Critical Evaluation

The Titan is the second in Theodore Dreiser’s trilogy of novels tracing the career of Frank Algernon Cowperwood, which the author had planned to call “A Trilogy of Desire.” The Financier (1912, 1927) tells the story of Cowperwood’s early successes in the financial world of Philadelphia, the start of his extramarital affair with Aileen, and his conviction and imprisonment for grand larceny. In the final novel, The Stoic (1947), Cowperwood is still portrayed as shrewdly energetic and ambitious, now living abroad after his defeat in Chicago, and amassing a large but unneeded fortune in London. Estranged from Berenice, he dies a lonely death while his overextended empire finally crumbles.

Cowperwood’s character is based on that of nineteenth century Chicago financier Charles Yerkes (1837-1905). Like Dreiser’s Cowperwood, Yerkes was a shrewd schemer in business who made his fortune in Philadelphia public transportation, spent a short time in prison for illegal business manipulations, and then moved to Chicago and gained control of a gas trust. Yerkes later tried to monopolize the city’s transportation system through long-term franchises, and when he failed he turned to new business interests in the London Underground. According to Richard Lehan’s account in Theodore Dreiser: His World and His Novels (1969), several even more specific details in The Titan are taken directly from Dreiser’s own exhaustive research into the life of Yerkes and the activities of the Chicago business world he dominated for a time.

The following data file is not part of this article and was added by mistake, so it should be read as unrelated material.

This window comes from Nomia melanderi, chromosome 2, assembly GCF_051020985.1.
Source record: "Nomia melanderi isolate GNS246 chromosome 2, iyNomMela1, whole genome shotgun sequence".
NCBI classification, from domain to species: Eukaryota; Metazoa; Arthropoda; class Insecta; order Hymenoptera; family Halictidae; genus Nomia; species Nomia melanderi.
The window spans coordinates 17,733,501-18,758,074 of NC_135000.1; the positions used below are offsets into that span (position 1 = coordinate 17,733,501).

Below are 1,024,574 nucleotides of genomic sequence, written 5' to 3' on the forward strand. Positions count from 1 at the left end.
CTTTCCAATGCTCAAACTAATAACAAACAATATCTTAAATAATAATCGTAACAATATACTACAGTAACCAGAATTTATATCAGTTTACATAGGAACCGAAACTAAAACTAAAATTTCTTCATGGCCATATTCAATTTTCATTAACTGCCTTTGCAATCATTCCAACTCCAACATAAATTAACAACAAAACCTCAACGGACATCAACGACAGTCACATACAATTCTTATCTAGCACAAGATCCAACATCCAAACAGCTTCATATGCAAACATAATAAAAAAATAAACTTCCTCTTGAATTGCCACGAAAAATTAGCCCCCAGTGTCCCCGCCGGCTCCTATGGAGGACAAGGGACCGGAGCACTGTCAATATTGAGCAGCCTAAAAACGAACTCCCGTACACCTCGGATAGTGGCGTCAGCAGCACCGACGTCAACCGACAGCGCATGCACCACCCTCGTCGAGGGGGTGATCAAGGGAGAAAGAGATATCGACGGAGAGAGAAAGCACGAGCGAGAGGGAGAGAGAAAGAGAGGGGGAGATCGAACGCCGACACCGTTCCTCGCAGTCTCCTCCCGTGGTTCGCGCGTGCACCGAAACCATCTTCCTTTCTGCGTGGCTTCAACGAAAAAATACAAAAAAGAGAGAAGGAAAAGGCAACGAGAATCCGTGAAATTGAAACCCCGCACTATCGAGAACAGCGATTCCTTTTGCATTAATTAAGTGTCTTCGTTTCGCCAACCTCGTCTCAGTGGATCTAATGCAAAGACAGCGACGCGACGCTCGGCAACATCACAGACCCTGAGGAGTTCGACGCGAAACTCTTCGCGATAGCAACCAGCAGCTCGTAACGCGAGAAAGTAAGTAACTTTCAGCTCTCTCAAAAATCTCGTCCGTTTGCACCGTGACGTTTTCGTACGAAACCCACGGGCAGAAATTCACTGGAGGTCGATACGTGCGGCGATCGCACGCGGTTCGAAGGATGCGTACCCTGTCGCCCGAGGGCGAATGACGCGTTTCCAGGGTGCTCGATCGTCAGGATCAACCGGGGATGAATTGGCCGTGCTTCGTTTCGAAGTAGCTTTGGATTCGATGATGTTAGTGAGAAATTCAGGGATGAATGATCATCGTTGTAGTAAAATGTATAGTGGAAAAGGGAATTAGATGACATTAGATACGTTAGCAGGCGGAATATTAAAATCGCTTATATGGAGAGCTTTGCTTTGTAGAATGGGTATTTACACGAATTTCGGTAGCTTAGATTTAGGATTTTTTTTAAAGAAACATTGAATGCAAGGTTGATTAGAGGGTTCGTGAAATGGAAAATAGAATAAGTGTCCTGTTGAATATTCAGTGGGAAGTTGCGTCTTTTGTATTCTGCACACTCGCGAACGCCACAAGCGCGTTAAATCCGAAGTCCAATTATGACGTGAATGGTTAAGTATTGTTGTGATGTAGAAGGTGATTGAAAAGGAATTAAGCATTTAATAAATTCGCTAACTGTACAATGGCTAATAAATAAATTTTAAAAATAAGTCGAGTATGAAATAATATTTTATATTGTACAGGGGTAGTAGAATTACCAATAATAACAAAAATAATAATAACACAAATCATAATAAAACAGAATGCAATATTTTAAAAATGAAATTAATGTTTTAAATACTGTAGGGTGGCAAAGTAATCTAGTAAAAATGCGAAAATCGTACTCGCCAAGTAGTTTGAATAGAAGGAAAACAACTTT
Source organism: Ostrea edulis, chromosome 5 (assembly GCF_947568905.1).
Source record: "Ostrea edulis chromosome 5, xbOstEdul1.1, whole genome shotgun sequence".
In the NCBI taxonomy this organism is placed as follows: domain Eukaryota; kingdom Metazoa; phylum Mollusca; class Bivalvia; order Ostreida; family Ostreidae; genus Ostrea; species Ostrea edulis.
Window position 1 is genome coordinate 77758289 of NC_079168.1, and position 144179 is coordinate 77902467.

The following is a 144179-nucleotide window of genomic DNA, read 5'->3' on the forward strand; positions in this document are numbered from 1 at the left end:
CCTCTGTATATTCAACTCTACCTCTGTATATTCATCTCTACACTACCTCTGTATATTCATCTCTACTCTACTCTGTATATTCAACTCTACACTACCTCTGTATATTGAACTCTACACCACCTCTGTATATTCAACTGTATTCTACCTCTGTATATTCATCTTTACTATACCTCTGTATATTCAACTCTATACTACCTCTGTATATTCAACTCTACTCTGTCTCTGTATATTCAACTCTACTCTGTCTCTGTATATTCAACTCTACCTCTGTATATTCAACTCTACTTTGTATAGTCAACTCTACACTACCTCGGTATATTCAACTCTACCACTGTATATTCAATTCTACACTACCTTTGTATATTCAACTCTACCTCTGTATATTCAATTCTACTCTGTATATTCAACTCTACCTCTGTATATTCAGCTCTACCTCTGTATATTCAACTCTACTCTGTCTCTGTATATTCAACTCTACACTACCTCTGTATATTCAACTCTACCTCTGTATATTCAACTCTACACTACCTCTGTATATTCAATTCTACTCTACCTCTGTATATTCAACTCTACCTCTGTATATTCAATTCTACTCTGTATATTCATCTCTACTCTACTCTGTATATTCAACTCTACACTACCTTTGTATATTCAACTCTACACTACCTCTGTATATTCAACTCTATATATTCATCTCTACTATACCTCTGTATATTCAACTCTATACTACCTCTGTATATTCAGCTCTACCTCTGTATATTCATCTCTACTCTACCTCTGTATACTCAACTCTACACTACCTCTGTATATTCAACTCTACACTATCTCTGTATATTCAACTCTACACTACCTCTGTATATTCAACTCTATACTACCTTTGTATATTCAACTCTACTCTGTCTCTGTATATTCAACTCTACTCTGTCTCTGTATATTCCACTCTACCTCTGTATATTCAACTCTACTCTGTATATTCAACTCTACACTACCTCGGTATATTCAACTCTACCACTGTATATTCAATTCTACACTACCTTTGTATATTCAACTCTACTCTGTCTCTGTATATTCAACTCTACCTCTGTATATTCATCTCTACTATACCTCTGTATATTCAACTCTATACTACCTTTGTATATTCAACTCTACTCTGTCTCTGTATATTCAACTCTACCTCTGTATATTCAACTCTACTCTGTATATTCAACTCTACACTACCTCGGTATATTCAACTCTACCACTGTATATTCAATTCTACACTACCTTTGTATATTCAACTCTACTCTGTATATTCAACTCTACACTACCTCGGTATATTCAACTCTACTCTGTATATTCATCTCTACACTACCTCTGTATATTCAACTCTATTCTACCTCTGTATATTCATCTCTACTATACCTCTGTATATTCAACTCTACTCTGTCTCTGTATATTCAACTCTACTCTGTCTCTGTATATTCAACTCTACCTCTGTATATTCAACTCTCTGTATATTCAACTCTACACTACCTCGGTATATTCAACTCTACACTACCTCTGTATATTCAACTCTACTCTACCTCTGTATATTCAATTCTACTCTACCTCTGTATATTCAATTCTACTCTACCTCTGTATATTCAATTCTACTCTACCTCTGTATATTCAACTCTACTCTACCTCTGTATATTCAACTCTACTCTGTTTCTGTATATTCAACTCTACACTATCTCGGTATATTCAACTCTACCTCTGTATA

The Titan reflects Dreiser’s absorption with the ideas of Herbert Spencer, T. H. Huxley, and other nineteenth century social Darwinists who viewed society as essentially controlled by the law of “survival of the fittest.” In Dreiser’s view, it is the nature of the universe that “a balance is struck wherein the mass subdues the individual or the individual the mass.” Cowperwood’s struggle against Hand, Schryhart, and Arneel is one for survival in the financial jungle of Chicago big business.

For Dreiser, such a struggle is wholly amoral. There is no right or wrong because it is the nature as well as the condition of human beings to have to struggle for power and survival. Cowperwood’s cause is neither more nor less just than that of his antagonists, nor are his means any less scrupulous than their own. He may be said to be more shrewd than they, or to possess more...

(The entire section is 1016 words.)